The government says the number of Americans filing initial claims for jobless benefits rose last week while the total jobless benefit rolls reached a new record. The Labor Department says first-time requests for unemployment insurance increased to 654,000 from the previous week’s figure of 639,000, above analysts’ expectations. The number of people receiving benefits for more than a week increased by 193,000 to 5.3 million, the most on records dating back to 1967. That’s the sixth time in the past seven weeks that the jobless claims rolls have set a new record.

The government says retail sales fell in February for the seventh time in the past eight months. While the decline was less than expected, economists are still looking for continued weakness given the battering households are taking from a prolonged recession. The Commerce Department reports that retail sales edged down 0.1 per cent last month, less severe than the 0.5 per cent drop that economists had expected. The government also revised January’s performance to show a 1.8 per cent rise, the biggest increase in three years and stronger than the one per cent gain that was originally reported.

The government says that businesses slashed inventories for a fifth straight month in January as they struggle to cope with a deepening recession. The Commerce Department said businesses reduced their stockpiles by one per cent in January, essentially in line with the 1.1 per cent drop that analysts had forecast. The five consecutive declines marked the longest stretch of reductions since inventories were cut for 15 straight months from February 2001 to April 2002, a period that covered the country’s last recession.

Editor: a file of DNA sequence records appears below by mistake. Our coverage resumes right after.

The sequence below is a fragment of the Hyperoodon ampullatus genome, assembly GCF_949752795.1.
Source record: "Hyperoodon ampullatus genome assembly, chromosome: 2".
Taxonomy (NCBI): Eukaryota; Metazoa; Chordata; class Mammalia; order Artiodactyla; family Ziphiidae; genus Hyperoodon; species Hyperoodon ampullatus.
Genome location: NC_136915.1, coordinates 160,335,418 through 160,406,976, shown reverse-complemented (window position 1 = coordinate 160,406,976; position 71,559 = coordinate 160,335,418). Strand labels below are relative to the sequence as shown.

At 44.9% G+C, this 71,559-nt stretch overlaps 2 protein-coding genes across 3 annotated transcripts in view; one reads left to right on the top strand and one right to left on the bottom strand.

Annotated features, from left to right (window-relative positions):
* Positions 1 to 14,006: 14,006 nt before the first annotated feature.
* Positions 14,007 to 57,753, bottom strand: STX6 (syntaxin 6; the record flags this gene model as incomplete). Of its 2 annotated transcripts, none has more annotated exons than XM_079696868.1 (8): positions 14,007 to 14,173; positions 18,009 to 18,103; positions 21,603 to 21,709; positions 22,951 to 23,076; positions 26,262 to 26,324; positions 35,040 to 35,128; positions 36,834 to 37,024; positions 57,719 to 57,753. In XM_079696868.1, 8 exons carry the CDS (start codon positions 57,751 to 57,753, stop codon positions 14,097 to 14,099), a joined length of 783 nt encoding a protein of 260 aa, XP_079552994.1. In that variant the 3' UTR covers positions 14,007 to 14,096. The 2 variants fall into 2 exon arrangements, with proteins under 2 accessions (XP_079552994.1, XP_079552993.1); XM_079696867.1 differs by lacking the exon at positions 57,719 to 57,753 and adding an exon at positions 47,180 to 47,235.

Retail gasoline prices across Texas slipped a penny this week to settle at $1.80 a gallon. AAA Texas reports the nationwide average price held steady at about $1.93 a gallon. The association survey of Texas found San Antonio with the least expensive gasoline, at $1.76. The highest average price statewide for gasoline was $1.98 in El Paso. AAA spokeswoman Sarah Schimmer says wholesale gasoline prices have moved up recently and “that could have an impact on pump prices.”